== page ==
THE ALBUM -- Steely Dan, "Gaucho" (MCA 6102).

Some pleasures in life come disguised, like geodes. Steely Dan's "Gaucho" album wants several playings before it opens up to the listener its jagged little gems of backspin English and left-footed jazz.

"Gaucho" sounds almost smooth from a distance, trademarked by Donald Fagen's thin, intense vocals and the syncopated leaning toward brass and synthesizer. Trademarked almost to sterotype, in fact: You can identify the artists from 40 feet.

But Fagen and cohort Walter Walter Becker display their characters through a viewfinder, and slowly the depth of vision increases. The casual wrinkles turn out to be rather intriguing scars. The songs themselves begin to emerge from the screen of Steely Dan sound, and the black-and-white snapshots develop a whole range of grays and sepias.

Nobody said music had to be easy. If most composers prefer to define their narrators, okay, but Becker-Fagen create characters by implication. No explanation is provided, nor any absolute setting: The listener has to get into the song, walk around as the narrator and then figure out where and what he is.

The ambiguities exist partly to protect the characters' uniquely seamy intimacies; through this album dodge assorted sexual proclivities, various illegal drugs and secret violence. "It's hard to dispense certain information," concedes Fagen, although with "Gaucho," he believes, "we're giving better signals, choosing better clues."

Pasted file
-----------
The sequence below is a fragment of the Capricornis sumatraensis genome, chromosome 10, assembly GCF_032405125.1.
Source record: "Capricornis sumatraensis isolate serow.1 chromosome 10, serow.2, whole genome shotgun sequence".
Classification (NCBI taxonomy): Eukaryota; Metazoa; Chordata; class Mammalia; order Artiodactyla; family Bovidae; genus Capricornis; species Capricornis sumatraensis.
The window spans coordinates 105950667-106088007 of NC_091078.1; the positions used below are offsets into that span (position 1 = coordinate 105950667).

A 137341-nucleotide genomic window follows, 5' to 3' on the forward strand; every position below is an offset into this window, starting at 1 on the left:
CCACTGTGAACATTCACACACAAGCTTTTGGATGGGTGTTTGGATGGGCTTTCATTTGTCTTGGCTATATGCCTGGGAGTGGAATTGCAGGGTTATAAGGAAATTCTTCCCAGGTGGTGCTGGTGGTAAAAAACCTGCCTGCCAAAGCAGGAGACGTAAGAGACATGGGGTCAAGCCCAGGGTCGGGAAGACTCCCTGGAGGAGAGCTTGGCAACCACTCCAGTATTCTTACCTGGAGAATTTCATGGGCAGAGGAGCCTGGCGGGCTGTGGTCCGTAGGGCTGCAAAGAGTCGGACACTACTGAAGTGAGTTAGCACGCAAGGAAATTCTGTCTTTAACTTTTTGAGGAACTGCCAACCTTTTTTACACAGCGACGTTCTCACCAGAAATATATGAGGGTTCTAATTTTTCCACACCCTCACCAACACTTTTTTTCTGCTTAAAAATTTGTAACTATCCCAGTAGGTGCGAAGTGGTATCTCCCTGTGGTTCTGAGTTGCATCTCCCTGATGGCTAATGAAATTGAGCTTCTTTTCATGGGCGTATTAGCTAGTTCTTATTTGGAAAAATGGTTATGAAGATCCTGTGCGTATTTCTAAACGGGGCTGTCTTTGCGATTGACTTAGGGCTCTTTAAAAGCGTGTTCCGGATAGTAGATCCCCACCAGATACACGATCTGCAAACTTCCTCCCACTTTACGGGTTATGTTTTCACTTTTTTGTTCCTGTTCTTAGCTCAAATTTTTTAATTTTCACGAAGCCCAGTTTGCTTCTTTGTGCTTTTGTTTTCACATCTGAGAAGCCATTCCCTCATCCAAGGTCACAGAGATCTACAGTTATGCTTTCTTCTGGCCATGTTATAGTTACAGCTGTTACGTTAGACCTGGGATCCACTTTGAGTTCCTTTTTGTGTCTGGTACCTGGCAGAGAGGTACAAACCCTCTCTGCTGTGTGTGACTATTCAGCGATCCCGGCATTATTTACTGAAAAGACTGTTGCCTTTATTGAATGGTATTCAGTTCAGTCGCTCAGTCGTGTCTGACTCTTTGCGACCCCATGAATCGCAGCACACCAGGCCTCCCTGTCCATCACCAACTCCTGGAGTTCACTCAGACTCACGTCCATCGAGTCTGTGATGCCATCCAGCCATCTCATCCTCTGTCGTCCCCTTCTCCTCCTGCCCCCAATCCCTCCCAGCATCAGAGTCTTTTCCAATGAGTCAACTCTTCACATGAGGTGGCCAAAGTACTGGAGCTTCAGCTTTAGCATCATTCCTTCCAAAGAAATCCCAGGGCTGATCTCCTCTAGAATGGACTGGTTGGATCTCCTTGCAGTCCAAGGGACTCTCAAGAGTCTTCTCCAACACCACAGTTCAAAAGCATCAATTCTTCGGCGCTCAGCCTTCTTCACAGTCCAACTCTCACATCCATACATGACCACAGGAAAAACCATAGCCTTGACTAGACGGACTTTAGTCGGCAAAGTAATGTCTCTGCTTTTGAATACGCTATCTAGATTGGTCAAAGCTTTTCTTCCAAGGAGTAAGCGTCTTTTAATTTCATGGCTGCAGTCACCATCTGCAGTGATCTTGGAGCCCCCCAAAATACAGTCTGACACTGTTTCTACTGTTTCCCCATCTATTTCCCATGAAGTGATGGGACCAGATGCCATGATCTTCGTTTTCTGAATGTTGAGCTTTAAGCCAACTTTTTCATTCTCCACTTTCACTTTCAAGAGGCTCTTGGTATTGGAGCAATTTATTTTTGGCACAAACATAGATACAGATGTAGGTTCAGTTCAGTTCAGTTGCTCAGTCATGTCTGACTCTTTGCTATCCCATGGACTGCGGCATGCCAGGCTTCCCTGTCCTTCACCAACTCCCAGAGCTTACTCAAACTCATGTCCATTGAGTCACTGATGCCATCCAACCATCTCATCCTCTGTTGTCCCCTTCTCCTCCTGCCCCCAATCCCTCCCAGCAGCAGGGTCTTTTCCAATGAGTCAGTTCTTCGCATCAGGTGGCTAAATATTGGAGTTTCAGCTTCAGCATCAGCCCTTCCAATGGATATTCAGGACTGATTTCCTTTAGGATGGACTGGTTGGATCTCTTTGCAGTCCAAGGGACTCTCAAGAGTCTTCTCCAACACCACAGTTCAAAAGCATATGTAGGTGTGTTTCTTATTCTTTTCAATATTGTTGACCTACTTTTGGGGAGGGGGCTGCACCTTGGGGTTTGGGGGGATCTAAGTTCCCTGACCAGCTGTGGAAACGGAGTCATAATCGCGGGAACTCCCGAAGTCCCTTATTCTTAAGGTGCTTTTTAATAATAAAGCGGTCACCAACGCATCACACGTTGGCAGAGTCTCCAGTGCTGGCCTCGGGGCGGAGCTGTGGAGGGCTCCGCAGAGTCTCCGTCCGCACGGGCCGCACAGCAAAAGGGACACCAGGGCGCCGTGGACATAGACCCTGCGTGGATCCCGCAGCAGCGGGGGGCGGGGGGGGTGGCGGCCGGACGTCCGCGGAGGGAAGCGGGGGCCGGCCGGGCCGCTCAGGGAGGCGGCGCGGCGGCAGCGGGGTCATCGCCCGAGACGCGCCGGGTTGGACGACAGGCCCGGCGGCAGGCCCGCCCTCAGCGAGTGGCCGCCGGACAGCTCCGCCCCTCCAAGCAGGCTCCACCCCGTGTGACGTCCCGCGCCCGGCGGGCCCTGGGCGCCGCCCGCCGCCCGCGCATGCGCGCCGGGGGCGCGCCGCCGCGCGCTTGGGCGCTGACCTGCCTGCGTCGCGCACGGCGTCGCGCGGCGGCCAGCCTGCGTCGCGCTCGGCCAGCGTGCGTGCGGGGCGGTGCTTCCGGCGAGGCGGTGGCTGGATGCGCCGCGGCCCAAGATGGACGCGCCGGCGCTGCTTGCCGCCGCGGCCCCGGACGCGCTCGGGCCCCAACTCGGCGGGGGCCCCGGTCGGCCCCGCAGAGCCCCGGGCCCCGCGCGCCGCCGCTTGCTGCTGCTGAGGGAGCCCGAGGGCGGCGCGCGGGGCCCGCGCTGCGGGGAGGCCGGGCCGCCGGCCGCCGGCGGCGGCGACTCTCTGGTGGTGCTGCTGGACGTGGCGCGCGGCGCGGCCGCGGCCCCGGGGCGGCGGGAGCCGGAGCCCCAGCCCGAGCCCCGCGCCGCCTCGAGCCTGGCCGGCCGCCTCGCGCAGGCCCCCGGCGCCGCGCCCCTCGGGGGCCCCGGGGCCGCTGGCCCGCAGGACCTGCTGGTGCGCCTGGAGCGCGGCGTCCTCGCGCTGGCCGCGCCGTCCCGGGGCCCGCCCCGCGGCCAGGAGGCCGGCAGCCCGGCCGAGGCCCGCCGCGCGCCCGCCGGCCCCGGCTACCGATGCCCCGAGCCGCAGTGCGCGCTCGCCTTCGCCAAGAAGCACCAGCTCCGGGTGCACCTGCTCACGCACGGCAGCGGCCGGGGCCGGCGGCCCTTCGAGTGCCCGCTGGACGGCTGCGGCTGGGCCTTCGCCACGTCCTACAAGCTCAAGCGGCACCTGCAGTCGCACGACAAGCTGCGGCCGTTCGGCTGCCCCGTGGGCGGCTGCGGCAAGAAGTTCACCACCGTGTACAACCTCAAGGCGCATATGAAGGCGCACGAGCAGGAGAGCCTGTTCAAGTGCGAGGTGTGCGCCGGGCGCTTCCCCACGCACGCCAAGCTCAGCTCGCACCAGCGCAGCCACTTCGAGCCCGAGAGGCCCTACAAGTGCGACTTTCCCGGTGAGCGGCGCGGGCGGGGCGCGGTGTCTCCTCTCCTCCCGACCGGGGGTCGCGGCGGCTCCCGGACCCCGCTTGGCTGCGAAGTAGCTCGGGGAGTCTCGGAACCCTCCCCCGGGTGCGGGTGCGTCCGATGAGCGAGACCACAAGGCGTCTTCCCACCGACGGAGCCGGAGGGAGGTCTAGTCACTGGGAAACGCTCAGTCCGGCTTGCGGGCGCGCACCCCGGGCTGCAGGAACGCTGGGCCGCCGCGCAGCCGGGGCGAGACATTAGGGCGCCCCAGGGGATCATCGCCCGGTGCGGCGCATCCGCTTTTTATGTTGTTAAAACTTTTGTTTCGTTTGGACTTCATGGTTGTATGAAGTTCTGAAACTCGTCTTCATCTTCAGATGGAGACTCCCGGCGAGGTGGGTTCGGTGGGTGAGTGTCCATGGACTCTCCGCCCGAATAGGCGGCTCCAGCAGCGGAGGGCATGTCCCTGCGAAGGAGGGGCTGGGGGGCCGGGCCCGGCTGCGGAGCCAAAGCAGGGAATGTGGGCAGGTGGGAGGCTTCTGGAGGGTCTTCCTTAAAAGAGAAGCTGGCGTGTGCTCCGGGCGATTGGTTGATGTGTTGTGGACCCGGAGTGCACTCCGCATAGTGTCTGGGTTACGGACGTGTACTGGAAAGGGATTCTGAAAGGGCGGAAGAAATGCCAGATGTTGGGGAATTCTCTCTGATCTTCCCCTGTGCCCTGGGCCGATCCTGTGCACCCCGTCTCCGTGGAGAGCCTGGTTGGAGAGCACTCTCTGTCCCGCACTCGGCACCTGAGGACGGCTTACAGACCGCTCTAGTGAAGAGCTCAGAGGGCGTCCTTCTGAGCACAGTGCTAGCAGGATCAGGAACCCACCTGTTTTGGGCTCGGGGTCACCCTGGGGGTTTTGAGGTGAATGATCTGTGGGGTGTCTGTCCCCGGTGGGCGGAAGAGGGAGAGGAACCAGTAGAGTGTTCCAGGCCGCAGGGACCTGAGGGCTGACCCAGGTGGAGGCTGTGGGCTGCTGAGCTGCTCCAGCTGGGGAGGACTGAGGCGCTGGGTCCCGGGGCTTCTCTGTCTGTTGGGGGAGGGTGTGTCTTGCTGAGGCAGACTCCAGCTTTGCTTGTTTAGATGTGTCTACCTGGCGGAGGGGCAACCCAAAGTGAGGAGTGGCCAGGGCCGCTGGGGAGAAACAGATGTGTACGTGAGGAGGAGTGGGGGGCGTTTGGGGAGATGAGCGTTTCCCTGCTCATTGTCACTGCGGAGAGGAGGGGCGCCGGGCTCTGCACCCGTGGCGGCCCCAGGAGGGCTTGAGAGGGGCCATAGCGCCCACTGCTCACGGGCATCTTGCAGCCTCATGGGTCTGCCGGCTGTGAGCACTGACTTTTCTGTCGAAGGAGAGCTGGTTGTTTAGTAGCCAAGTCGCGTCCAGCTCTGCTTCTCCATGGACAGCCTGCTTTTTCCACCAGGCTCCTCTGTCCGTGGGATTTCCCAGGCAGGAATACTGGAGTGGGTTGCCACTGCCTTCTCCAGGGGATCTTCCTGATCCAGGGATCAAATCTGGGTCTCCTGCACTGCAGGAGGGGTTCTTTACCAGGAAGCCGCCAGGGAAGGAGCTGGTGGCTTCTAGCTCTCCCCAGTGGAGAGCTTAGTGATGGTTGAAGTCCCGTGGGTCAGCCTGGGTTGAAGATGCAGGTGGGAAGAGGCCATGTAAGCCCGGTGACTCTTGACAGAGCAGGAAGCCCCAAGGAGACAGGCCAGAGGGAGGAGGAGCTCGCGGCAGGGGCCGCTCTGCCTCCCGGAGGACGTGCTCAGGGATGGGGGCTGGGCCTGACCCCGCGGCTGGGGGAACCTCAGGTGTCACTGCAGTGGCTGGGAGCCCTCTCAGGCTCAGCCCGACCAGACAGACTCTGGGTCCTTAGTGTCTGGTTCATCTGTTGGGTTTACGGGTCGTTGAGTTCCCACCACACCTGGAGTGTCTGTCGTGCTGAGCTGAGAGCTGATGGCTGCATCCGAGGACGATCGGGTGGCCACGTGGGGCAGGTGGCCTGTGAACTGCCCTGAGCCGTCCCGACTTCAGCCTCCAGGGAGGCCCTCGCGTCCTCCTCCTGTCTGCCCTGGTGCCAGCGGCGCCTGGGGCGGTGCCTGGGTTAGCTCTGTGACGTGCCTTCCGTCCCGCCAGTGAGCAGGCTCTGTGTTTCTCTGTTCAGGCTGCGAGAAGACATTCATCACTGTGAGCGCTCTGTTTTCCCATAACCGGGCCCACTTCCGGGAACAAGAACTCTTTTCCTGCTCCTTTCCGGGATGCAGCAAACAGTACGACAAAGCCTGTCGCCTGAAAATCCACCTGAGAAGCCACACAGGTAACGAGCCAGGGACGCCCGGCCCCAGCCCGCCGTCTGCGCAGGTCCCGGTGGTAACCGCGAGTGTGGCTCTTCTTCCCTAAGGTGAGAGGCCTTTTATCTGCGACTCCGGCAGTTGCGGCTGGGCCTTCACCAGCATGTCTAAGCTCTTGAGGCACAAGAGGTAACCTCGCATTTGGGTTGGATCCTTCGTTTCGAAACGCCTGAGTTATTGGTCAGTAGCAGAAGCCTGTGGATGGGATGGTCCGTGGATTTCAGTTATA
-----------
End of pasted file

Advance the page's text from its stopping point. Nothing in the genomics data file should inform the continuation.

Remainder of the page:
Well, perhaps, but the very elusiveness of the Steely Dan people make them fascinating. The way to tell whether you're deep-dreaming or half-awake is by your point of view: If you see yourself as a whole body, you're at least partly awake. If you are seeing from behind your face, as in real life, you're asleep. And to comprehend the voices in these songs, you have to wear the mask.

That may require a leap of faith, in some instances. The "I" of "Babylon Sisters," the opening track and one of the album's finest moments, has abandoned himself to the arms of a pair of young temptresses of his own creation. The narrator of "Glamour Profession" holds the "L.A. concession" on cocaine: Local Boys will spend a quarter Just to shine the silver bowl Living hard will take its toll. And the narrator of "My Rival" has a rather endearing allegiance to the Phillip Marlowe school of social relations: I struck a match against the door Of Anthony's Bar and Grill I was the whining stranger A fool in love With time to kill.

These characters have in common not only the purest self-interest but also a kind of alienation. They are lonely or hurt or wistful or skeptical: The dope dealer recalls, "I drove the Chrysler/Watched from the darkness while they danced." The aging BMOC who desires the sweet young thing in "Hey Nineteen" admits ironically that "We got nothing in common/No, we can't talk at all." And the pompous and embarrassed lover tries to hurry his young protege away: Just when I say "Boy we can't miss You are golden" Then you do this. . . Can't you see they're laughing at me Get rid of him I don't care what you do at home Would you care to explain

As always, the guest musicians are of the highest quality, including the Brecker brothers, Mark Knopfler, David Sanborn, Tom Scott, Rick Marotta, Rick Derringer and Michael McDonald.